A resolve by the developer and their architects to preserve 36 The Mall and some section of Lombard Street would have borne fruit at the very start.
Demolition of one side of a historic street should have rung alarm bells long before any application was submitted. Waterford’s understandable desperation for hotel development in the city centre drove this debacle. If any of our ‘developers’ had built a decent sized hotel and conference centre in the city, this debacle could have been avoided.
Will we learn from it? But is aesthetic, presentation, beauty and architecture of the highest quality and good design at the top of our Council’s agenda?
Almost by accident, Waterford’s Museum of Treasures has completed two new museums this year. The Museum of Time in the old Methodist Church in Greyfriars where the stonework and fabric of the building has been lovingly restored (from private donations) by local stonemason, Brian Whelan, is a tour de force.
In Cathedral Square, the old Deanery building, once neglected almost to dereliction and perhaps the most important building in Waterford is now the magnificent Museum of Irish Silver, again largely from private donations. The building is beautifully presented with signage and flower boxes of the highest standard.
Three members of the Council have told me that some in Council management utterly opposed these developments. Quite what they would put in their place is a mystery.
I fear the majority of our elected Council are supine, even as the status of the city is visibly eroded and its historic fabric ignored.
Has Phil Hogan won his battle to downgrade our city with our elected members complicit? Where are the challenges from the elected members about our quays and city streets? Many of them do not even have visible road markings any longer.
With URDF money totalling €115m, we singularly failed to execute plans for the North Quays and now we hear of some future never, never plan for next year! Or is that the year after? Who is challenging the Council system on this? Most of our Councillors are so focused on footpaths and potholes that they’re not fully aware of the city we live in. We already have an existential crisis in our hospital but that crisis extends palpably to the status of the city. Soren Kierkegaard, the great 19th Century Danish philosopher said: “Life can only be understood backwards but must be lived forwards.”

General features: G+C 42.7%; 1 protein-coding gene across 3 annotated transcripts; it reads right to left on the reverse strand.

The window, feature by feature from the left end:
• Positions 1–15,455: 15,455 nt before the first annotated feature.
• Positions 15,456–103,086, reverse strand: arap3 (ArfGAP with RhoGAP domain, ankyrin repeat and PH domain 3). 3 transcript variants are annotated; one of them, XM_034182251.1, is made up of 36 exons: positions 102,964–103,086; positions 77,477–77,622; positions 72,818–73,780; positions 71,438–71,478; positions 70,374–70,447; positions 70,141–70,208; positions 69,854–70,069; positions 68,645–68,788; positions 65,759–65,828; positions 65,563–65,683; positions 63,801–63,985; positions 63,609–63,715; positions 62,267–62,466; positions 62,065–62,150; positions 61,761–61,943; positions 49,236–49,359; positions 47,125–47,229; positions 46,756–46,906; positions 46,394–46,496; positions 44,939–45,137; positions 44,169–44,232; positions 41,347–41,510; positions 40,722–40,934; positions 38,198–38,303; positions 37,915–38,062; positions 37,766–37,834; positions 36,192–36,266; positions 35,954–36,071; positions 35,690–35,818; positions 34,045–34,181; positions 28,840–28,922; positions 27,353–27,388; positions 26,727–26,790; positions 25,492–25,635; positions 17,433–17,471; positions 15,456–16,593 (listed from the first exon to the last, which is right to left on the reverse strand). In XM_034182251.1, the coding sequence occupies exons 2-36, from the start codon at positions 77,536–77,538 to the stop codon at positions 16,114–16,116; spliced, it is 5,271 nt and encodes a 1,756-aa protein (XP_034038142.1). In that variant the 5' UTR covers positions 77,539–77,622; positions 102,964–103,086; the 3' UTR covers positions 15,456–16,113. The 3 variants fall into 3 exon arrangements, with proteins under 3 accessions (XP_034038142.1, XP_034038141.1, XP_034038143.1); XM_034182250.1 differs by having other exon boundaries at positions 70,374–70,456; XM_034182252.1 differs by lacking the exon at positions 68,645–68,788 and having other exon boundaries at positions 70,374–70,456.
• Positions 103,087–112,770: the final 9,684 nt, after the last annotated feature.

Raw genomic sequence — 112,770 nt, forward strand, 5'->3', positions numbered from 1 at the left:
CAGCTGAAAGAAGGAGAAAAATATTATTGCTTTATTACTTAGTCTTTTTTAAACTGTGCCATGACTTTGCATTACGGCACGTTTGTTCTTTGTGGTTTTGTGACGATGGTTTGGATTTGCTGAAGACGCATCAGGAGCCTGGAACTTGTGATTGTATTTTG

Waterford can look back at political and administrative failures which have passed with a shrug. Even as our hospital and third level education are under threat and lag behind those of our one-time peer cities, our elected Council is largely speechless.
Should the fabric of the old city be dispatched without a murmur? How many buildings of the 18th Century has Waterford anyway? Are we so careless of our built heritage that one side of a whole street should be demolished because the buildings are in poor condition and that we don’t have Council direction, client ambition or the architectural desire to come up with a scheme to save them?
Last week, I went down to see the wonderful mural being painted in Jenkins Lane at the rear of the old Savoy Cinema as part of the Waterford Walls Festival.
On its own, Jenkins Lane is emblematic of the problems facing our city. A network of ancient streets demolished in 1980 with no plan to redevelop. It’s barren, bare, lifelessness is a 40-year-old reminder of thoughtless Council action initiated without any plan. Surely No 36 The Mall and the aforementioned Lombard Street buildings deserve a different fate.